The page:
Wednesday, February 6, 2013

exhibition: spelndid playground

Much heralded opening of the Gutai exhibition: Splendid Playground in Guggenheim preceded by Lee Ufan show and Mono-ha exhibition at the Gladstone Gallery, as well as ongoing show in MoMA: Tokyo 1955-1970. A New Avant Garde marks the recent fervor on Japanese postwar art.
Mnontanaga SadamasaWork (Water), 1956
Polyethylene, water, dye, and rope, dimensions variable
Installation view: Outdoor Gutai Art Exhibition, Ashiya Park, Ashiya, July 27-August 5, 1956
© Motonaga Nakatsuji Etsuko, courtesy Motonaga Document Research Office

Gutai (1954–1972), a significant avant-garde artist collective founded by Yoshihara Jiro in in the town of Ashiya, near Osaka whose primary directive was: Do something no one's ever done before. From its earliest festival-like events, Gutai artist sought to break down the barriers between art, the ordinary public, and everyday life, and continuously took on new artistic challenges.
Yamazaki Tsuruko,  Work (Red Cube),  1956, wood, vinyl, lightbulbs
Installation view: Outdoor Gutai Art Exhibition, Ashiya Park, Ashiya, July 27-August 5, 1956
The Gutai group was unique in postwar Japan in that it spanned both the optimistic but raw period of postwar reconstruction during the 1950s. and the disillusioned but prosperous period of rapid growth of the 1960s. Gutai's history may be divided into two phases, using the establishment of Gutai Pinacotheca (1962), which operated out of three refurbished warehouses and functioned as a private contemporary art space as a turning point.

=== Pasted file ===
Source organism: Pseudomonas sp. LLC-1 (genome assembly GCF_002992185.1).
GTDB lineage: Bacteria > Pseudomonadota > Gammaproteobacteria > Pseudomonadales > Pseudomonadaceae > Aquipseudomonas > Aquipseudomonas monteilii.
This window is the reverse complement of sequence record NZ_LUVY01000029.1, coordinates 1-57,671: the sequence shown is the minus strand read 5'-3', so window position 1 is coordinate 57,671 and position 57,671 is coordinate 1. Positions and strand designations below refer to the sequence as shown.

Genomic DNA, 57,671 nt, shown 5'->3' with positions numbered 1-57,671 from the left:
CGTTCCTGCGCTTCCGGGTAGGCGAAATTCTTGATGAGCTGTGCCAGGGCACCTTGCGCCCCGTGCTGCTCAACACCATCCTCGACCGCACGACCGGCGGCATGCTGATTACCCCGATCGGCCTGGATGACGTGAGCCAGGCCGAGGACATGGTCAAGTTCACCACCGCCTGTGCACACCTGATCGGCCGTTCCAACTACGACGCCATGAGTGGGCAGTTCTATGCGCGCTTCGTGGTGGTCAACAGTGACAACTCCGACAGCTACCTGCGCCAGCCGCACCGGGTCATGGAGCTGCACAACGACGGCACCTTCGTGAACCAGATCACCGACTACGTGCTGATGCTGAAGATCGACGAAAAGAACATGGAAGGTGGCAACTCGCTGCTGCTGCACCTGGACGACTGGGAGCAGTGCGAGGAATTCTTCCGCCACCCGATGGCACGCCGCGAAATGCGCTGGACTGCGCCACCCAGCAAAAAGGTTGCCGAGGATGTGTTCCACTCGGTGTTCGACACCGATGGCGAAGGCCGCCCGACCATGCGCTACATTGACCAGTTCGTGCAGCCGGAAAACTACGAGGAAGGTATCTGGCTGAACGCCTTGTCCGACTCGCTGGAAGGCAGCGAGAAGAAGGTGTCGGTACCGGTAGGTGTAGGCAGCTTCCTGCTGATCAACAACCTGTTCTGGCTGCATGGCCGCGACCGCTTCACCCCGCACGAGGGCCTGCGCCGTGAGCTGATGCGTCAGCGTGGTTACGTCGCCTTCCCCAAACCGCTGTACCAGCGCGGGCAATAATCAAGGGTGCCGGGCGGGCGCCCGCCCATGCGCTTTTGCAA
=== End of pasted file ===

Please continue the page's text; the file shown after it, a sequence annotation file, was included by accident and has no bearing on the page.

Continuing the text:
Gutai Art Association members in front of Gutai Pinacotheca, Osaka, 1962

During the first phase Gutai constructed self-expression as an assertion of the individual against the mass-conformist legacies of wartime totalitarianism. Not only did they lead by example, performing powerful acts of self-expression, but they sought to develop the autonomy of others—of their audience, the general public, and especially of children—by provoking them to think, create, and imagine for themselves.

Yoshihara Jiro, Please Draw Freely, 1956, Paint and marker on wood
Installation view: Outdoor Gutai Art Exhibition, Ashiya Park, Ashiya, July 27-August 5, 1956
© Yoshihara Shinichirō and the former members of the Gutai Art Association, courtesy Museum of Osaka University

During the group’s second phase (1962–72), Gutai assessed and experimented with new technologies, seeking ways to counter the perceived dehumanization caused by Japan’s rapid growth and evaluating its cultural impact.

Nasaka Senkichirō and Yoshihara Michio, Work, 1970
Stainless steel pipe and recorded sound, approximately 150 meters long
Installation view: Gutai Group Exhibition, Midori Pavilion, Expo ’70, Osaka, March 15- September 13, 1970
© Nasaka Senkichirō, Yoshihara Naomi and the former members of the Gutai Art Association, courtesy Museum of Osaka University
Unbridled invention led the Gutai to experiment with new methods and materials: they painted with watering cans, remote-control toys, homemade cannons, and bare feet; made ephemeral site-specific works using the sky, water, sand, lightbulbs, and torn paper screens, and staged exhibitions in public parks, on the beach, and in bombed-out ruins.

But despite it boundless creativity and chronological priority in performance and installation art, Gutai remained relatively marginalized within the history of modernism. The Guggenheim show co-curator, Ming Tiampo in her article Cultural mercantilismModernism's means of Production: The Gutai Group as Case Study describes how the group's first show at Martha Jackson Gallery in New York (1958) was received by critics who did not bother to conceal their contempt calling their art an imitation of the Abstract-Expressionism.